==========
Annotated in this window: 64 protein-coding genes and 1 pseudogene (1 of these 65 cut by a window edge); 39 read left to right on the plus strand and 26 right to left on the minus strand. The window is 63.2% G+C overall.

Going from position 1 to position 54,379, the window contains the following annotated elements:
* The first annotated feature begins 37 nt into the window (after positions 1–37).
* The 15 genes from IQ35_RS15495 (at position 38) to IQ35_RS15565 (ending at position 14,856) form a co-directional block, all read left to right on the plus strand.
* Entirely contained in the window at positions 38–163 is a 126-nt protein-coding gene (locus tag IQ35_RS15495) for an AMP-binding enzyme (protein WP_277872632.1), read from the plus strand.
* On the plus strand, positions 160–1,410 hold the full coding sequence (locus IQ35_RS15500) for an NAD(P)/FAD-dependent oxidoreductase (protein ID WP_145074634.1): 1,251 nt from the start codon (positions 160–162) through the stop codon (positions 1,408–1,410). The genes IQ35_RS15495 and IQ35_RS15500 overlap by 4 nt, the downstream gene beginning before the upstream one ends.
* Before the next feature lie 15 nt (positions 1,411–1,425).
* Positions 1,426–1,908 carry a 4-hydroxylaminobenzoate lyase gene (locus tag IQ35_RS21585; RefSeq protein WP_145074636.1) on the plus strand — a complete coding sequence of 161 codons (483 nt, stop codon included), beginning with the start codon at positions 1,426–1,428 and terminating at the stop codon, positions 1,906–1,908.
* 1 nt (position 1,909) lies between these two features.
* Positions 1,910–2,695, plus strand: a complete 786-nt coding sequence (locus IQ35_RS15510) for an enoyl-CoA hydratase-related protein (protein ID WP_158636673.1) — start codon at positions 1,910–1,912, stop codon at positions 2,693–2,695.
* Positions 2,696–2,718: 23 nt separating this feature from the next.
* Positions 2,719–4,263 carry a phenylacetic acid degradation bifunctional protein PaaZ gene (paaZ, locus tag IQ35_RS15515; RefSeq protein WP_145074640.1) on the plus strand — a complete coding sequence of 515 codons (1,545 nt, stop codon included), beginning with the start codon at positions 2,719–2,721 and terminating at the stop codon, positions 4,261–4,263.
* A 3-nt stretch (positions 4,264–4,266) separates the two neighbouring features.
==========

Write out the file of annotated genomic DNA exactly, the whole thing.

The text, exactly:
Annotated in this window: 64 protein-coding genes and 1 pseudogene (1 of these 65 cut by a window edge); 39 read left to right on the plus strand and 26 right to left on the minus strand. The window is 63.2% G+C overall.

Going from position 1 to position 54,379, the window contains the following annotated elements:
* The first annotated feature begins 37 nt into the window (after positions 1–37).
* The 15 genes from IQ35_RS15495 (at position 38) to IQ35_RS15565 (ending at position 14,856) form a co-directional block, all read left to right on the plus strand.
* Entirely contained in the window at positions 38–163 is a 126-nt protein-coding gene (locus tag IQ35_RS15495) for an AMP-binding enzyme (protein WP_277872632.1), read from the plus strand.
* On the plus strand, positions 160–1,410 hold the full coding sequence (locus IQ35_RS15500) for an NAD(P)/FAD-dependent oxidoreductase (protein ID WP_145074634.1): 1,251 nt from the start codon (positions 160–162) through the stop codon (positions 1,408–1,410). The genes IQ35_RS15495 and IQ35_RS15500 overlap by 4 nt, the downstream gene beginning before the upstream one ends.
* Before the next feature lie 15 nt (positions 1,411–1,425).
* Positions 1,426–1,908 carry a 4-hydroxylaminobenzoate lyase gene (locus tag IQ35_RS21585; RefSeq protein WP_145074636.1) on the plus strand — a complete coding sequence of 161 codons (483 nt, stop codon included), beginning with the start codon at positions 1,426–1,428 and terminating at the stop codon, positions 1,906–1,908.
* 1 nt (position 1,909) lies between these two features.
* Positions 1,910–2,695, plus strand: a complete 786-nt coding sequence (locus IQ35_RS15510) for an enoyl-CoA hydratase-related protein (protein ID WP_158636673.1) — start codon at positions 1,910–1,912, stop codon at positions 2,693–2,695.
* Positions 2,696–2,718: 23 nt separating this feature from the next.
* Positions 2,719–4,263 carry a phenylacetic acid degradation bifunctional protein PaaZ gene (paaZ, locus tag IQ35_RS15515; RefSeq protein WP_145074640.1) on the plus strand — a complete coding sequence of 515 codons (1,545 nt, stop codon included), beginning with the start codon at positions 2,719–2,721 and terminating at the stop codon, positions 4,261–4,263.
* A 3-nt stretch (positions 4,264–4,266) separates the two neighbouring features.